I always tell my students that inspiration might be around the next corner or the next door and that is exactly what happened with the moneyless book fair program. When the financial results came in from a book fair that was booked by the librarian before me, I knew I had a problem. I worked nonstop for an entire week hosting class after class only to find out that 12 or less students purchased a book. Don't get me wrong they bought "stuff" but it was all trinkets that accompanied the fair. I had to evaluate the purpose of the book fair and what exactly was my role. Was I striving to make money for library programming or was I trying to match my students with some great books to purchase and read? That was a difficult question to answer in these challenging financial times. The answer came fast and furious when I realized I wanted what was best for our students and thus the beginning of a new library program emerged - The Season's Readings Book Extravaganza or the moneyless book fair.
My first stop in early October was with two dynamic English teachers that were/are ready for new fresh ideas. They are on the Library Advisory Committee so meetings began to outline and plan a way to get as many books into our students' hands as possible. We set the Season's Readings Book Extravaganza date for the Thursday before our Christmas holiday. This gave us two months to plan and execute a program that I wasn't sure would even work.
In mid October we began talking with our students about participating in a gently used book fair and like the two English teachers they were ready to take on the task. I approached the student body explaining this had never been done before and challenged them to try and make this work. Flyers went out, messages on Facebook went out, tweets were constant, and every time a class visited the library I "talked it up". As expected in the beginning the momentum seemed slow and until a teacher came in with a flyer for the Half Price Book Store warehouse sale. The Library Advisory Committee was up for a peek at the first time sale and we hit the jackpot as far as getting some wonderful books for under $1.00 each. Amazingly enough as we show-cased our purchased books and shared our enthusiasm with both the teachers and students more books began to pour in. As the collection grew the momentum for the program grew. Finally in the beginning of December we received another flyer advertising the Scholastic warehouse sale but this time other teachers volunteered to join un on this endeavour. We were able to purchase books with our Scholastic bucks from previous book fairs. We also picked up posters, bookmarks, pencils, and pens. By this time our collection was approaching close to 2,000 books for roughly 400 students.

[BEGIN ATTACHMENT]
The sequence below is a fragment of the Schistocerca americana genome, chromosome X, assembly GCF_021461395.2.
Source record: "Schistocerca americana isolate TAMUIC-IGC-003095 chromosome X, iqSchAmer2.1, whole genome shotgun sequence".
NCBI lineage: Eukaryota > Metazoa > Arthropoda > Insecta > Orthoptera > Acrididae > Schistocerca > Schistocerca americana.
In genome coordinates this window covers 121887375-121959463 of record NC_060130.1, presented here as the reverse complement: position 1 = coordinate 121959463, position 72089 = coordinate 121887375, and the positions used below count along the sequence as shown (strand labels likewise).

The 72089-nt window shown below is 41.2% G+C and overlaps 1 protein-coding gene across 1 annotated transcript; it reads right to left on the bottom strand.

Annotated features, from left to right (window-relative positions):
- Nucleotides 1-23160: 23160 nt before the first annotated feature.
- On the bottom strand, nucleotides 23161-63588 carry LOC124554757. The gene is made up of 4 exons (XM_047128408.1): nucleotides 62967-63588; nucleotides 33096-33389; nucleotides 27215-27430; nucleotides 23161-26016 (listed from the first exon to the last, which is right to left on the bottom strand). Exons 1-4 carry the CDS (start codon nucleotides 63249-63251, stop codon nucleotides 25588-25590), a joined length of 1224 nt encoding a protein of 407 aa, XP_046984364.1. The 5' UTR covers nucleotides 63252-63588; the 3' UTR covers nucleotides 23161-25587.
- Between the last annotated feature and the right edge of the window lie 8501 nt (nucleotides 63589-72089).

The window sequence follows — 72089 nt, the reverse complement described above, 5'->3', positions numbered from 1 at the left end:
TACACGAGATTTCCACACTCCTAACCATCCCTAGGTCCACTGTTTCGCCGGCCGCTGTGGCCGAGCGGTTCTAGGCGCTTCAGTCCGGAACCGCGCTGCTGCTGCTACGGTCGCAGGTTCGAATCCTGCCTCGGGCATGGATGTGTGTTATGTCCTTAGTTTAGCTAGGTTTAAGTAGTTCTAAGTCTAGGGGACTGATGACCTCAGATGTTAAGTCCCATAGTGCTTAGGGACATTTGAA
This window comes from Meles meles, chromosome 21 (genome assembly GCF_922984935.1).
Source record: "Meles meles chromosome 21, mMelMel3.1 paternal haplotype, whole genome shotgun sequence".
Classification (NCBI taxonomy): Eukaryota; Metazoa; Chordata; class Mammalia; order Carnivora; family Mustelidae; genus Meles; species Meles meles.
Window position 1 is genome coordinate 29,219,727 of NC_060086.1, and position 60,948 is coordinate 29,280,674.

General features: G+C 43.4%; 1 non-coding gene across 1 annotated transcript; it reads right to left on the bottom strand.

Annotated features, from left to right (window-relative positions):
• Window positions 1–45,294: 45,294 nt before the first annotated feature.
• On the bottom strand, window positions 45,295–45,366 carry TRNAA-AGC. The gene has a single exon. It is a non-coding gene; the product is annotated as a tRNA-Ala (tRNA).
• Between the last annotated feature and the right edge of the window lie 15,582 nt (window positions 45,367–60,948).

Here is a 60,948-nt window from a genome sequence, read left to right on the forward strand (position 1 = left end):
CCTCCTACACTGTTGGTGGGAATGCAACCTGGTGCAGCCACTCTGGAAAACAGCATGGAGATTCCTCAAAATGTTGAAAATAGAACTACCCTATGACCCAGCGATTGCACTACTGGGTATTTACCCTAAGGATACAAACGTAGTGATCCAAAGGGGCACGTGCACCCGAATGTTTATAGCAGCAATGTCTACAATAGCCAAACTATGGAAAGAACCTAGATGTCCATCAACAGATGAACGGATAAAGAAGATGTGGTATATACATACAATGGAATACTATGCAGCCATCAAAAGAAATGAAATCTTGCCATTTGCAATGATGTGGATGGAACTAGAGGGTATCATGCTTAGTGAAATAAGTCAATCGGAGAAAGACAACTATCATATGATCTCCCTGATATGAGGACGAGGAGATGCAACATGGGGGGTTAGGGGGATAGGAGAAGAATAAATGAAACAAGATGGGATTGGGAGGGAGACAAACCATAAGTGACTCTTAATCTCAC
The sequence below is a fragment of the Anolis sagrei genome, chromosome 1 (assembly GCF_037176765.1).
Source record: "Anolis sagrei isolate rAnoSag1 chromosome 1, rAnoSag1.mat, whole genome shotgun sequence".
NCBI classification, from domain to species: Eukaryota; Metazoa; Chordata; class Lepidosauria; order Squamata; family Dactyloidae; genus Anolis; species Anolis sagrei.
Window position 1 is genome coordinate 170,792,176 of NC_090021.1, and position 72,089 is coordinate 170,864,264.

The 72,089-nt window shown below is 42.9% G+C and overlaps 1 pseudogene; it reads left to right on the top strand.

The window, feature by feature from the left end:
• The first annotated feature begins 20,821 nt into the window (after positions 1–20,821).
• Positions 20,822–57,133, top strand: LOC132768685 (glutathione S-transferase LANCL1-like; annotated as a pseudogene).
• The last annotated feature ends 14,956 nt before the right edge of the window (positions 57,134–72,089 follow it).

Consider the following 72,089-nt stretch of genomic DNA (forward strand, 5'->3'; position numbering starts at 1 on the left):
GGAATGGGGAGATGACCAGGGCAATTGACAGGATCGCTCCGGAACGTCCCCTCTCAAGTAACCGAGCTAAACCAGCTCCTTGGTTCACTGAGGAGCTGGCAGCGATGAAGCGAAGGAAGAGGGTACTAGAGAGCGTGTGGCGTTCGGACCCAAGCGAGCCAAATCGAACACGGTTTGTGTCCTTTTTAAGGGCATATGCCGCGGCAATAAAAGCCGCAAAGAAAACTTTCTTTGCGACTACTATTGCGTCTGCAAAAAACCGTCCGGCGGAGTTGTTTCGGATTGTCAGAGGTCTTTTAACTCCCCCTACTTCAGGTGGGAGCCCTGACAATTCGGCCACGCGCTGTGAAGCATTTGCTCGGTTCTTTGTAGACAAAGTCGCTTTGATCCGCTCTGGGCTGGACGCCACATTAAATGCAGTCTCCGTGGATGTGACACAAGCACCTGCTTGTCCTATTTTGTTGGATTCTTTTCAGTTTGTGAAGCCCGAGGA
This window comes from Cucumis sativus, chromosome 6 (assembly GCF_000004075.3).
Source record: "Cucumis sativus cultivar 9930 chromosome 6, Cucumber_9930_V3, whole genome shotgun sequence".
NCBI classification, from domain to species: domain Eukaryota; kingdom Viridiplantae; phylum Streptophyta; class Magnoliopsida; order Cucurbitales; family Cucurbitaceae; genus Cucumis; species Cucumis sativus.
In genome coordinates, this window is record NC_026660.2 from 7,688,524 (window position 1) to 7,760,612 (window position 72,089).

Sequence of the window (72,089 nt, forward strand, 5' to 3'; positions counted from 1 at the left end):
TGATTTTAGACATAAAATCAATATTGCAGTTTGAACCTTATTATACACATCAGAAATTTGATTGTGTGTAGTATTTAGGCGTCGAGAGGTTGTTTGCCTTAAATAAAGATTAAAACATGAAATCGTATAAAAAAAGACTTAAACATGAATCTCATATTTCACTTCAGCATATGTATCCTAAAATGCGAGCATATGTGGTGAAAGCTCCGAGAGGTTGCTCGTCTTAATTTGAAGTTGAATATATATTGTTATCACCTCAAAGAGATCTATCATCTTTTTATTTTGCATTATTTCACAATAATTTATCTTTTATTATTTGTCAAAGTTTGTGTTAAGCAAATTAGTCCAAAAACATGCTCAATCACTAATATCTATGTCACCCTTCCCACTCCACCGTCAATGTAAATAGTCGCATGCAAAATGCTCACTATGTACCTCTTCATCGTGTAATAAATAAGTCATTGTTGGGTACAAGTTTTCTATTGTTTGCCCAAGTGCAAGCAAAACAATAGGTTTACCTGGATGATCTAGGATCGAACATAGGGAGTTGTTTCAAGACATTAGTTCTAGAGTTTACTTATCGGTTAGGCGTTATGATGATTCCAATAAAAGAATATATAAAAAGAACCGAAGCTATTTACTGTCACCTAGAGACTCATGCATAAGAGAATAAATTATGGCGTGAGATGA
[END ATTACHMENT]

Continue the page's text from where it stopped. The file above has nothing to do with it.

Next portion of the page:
Students knew they needed to earn tickets for the Extravaganza so we had to come up with some creative ideas. Students received tickets for donated books. We tapped into the food drive and gave tickets for each donated food item. Each English teacher set up criteria such as handing in reading logs on time or other classroom management ideas. Remember our objective was to get as many tickets into the students’ possession as possible. 50 tickets were given to all students without tardies for an extended time period and obviously tickets were given to students without overdue library books. We actually bought red, green, and white tickets and gave them values of 5, 10, and 20 simialr to money. The school secretary printed out labels with student names and a description of ticket value for each student. A label was placed on an individual envelop that was given to each student as they entered the library with their English class. With tickets in hand over 95% of our students bought books with their earned tickets. Some students were able to buy as many as 7 books.
In my reflection of the moneyless book fair I realized that our students wanted to purchased books although they didn't have the same means as others. I've been asked when is the next Extravaganza and it amazes me how much they appreciated the event. It will forever be one of my most rewarding days as a teacher librarian.